How to Survive a Wildlife Refuge
July 12, 2012 19 Comments
When we first arrived at the Sharkarosa Wildlife Ranch, my first impression was the significant lack of sharks. My second impression was, that despite our best intentions to arrive ahead of the summer heat, it was hot, and crowded, and dusty.
Little did we know it at the time, but this barrel ride was the highlight of the wildlife ranch. The little barrels attached to the tractor took off in a trail of dust as whatever stereo system rigged to this contraption blared music… “I like to move it, move it. I like to move it, move it.”
Then, we went on to stand in line for the tram that would take us around the park. More prepared parents stood with their children, feeing them goldfish and drinking sodas. Michiel and I waited as our boys informed us helpfully about the intense heat and the state of their starvation. It was looking pretty dire. I was worried that the boys would not survive, but it was more important that we get on the damn tram to look at the animals. I looked at Michiel hopelessly and asked her, “Why are everyone else’s kids so quiet??” She assessed the situation carefully, then answered, “Because they are EATING.” Lesson one in going to a terrible wildlife ranch, bring some freaking snack crackers.
Next, we were shuffled onto this tram and shut in with wires and bars to prevent escape. Let the wild ride begin! Music blared over the makeshift intercom… the theme from Bonzana actually. Imagine hearing the theme from Bonanza as these wild horses run alongside the vehicle. It was exhilarating for about three seconds until we realized the horses weren’t wild, but rather sad, unfed creatures anxious to reach the food buckets attached to the tram.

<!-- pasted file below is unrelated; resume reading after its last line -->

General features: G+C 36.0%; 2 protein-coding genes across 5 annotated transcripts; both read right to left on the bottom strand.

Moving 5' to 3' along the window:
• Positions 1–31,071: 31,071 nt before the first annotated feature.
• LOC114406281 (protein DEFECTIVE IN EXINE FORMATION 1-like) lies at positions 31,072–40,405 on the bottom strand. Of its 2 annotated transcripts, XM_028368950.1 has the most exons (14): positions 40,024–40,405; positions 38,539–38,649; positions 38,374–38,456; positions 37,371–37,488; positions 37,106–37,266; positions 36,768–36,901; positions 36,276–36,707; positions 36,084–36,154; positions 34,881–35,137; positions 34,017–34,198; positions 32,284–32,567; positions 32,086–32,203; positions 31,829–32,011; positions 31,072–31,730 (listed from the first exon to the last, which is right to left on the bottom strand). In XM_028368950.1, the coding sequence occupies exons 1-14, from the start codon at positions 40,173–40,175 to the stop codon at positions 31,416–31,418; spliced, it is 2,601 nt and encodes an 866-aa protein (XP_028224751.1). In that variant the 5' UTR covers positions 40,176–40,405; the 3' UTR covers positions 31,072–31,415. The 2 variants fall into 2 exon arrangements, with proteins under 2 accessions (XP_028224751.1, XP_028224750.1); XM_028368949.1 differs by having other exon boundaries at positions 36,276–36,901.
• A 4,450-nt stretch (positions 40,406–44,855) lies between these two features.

The enthusiastic announcer seemed rather proud of the ranches crossbreeding efforts as he pointed out a “Zeedonk.” A mix between a donkey and a zebra. I know what you are thinking… what kind of sick perverts would do this?
Just as I getting over my donkey porn repulsion, the announcer says, “Say good-bye to your horse or Zeedonk! We are going on SAFARI!!” In the meantime, my kid is complaining that he is hot, the air is dusty, the animals smell, and that also, he is near death from starving. I assure him that everything will be fine once we go on safari, get infected with mosquito bites, and die from malaria. That is what happens on safari, right? I’m too busy looking up donkey on zebra porn right now to research it properly.
Watch out little innocent zebra… you have NO IDEA what sordid events lie in wait for you. Run away! Run away!
The highlight of this entire tram ride was when daughter of the carefully prepared, snack laden family in the bench in front of us spilled her drink. The drink promptly run across the bench, wetting the clothing of an entire row of pre-teen girls. I should have felt bad for those parents, but FINALLY, someone else’s kid was complaining more than mine.
Next, came the camels. Michiel’s son informed us that camels spit, so we were eyeing them suspiciously. Turns out, their main defense lies not in spit, but their foul stench. The smell rates not as high as a skunk, but is certainly comparable to unwashed dog or sweaty armpit hair. Imagine, as you look as the picture, the smell of dust, animal feces, and rotten eggs.
As a personal favor to anyone taking your child to a wildlife refuge in the near future, I have created this handy t-shirt of complaints. This way, your child will have the complaints pre-posted and will not have to alert you to them every ten to fifteen minutes. You’re welcome.